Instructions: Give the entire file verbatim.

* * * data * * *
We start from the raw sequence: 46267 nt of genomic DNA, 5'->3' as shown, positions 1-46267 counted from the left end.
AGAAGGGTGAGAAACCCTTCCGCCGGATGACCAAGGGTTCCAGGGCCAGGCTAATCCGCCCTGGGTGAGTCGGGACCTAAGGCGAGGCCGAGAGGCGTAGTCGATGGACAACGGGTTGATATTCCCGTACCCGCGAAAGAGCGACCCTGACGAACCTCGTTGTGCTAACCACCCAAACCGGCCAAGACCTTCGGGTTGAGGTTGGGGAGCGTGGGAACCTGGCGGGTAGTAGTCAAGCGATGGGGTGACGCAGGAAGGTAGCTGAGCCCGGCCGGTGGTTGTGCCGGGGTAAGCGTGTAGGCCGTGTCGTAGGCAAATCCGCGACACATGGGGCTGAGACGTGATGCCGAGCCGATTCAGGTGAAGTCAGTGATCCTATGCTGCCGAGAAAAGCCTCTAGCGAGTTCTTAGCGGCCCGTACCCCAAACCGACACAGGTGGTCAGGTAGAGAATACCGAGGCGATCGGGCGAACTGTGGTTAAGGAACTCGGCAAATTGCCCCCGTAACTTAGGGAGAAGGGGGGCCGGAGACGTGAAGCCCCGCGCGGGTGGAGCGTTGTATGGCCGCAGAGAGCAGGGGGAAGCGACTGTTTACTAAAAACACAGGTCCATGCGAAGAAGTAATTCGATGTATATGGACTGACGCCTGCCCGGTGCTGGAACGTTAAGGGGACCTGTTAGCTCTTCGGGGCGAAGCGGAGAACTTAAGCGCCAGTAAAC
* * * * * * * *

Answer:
We start from the raw sequence: 46267 nt of genomic DNA, 5'->3' as shown, positions 1-46267 counted from the left end.
AGAAGGGTGAGAAACCCTTCCGCCGGATGACCAAGGGTTCCAGGGCCAGGCTAATCCGCCCTGGGTGAGTCGGGACCTAAGGCGAGGCCGAGAGGCGTAGTCGATGGACAACGGGTTGATATTCCCGTACCCGCGAAAGAGCGACCCTGACGAACCTCGTTGTGCTAACCACCCAAACCGGCCAAGACCTTCGGGTTGAGGTTGGGGAGCGTGGGAACCTGGCGGGTAGTAGTCAAGCGATGGGGTGACGCAGGAAGGTAGCTGAGCCCGGCCGGTGGTTGTGCCGGGGTAAGCGTGTAGGCCGTGTCGTAGGCAAATCCGCGACACATGGGGCTGAGACGTGATGCCGAGCCGATTCAGGTGAAGTCAGTGATCCTATGCTGCCGAGAAAAGCCTCTAGCGAGTTCTTAGCGGCCCGTACCCCAAACCGACACAGGTGGTCAGGTAGAGAATACCGAGGCGATCGGGCGAACTGTGGTTAAGGAACTCGGCAAATTGCCCCCGTAACTTAGGGAGAAGGGGGGCCGGAGACGTGAAGCCCCGCGCGGGTGGAGCGTTGTATGGCCGCAGAGAGCAGGGGGAAGCGACTGTTTACTAAAAACACAGGTCCATGCGAAGAAGTAATTCGATGTATATGGACTGACGCCTGCCCGGTGCTGGAACGTTAAGGGGACCTGTTAGCTCTTCGGGGCGAAGCGGAGAACTTAAGCGCCAGTAAAC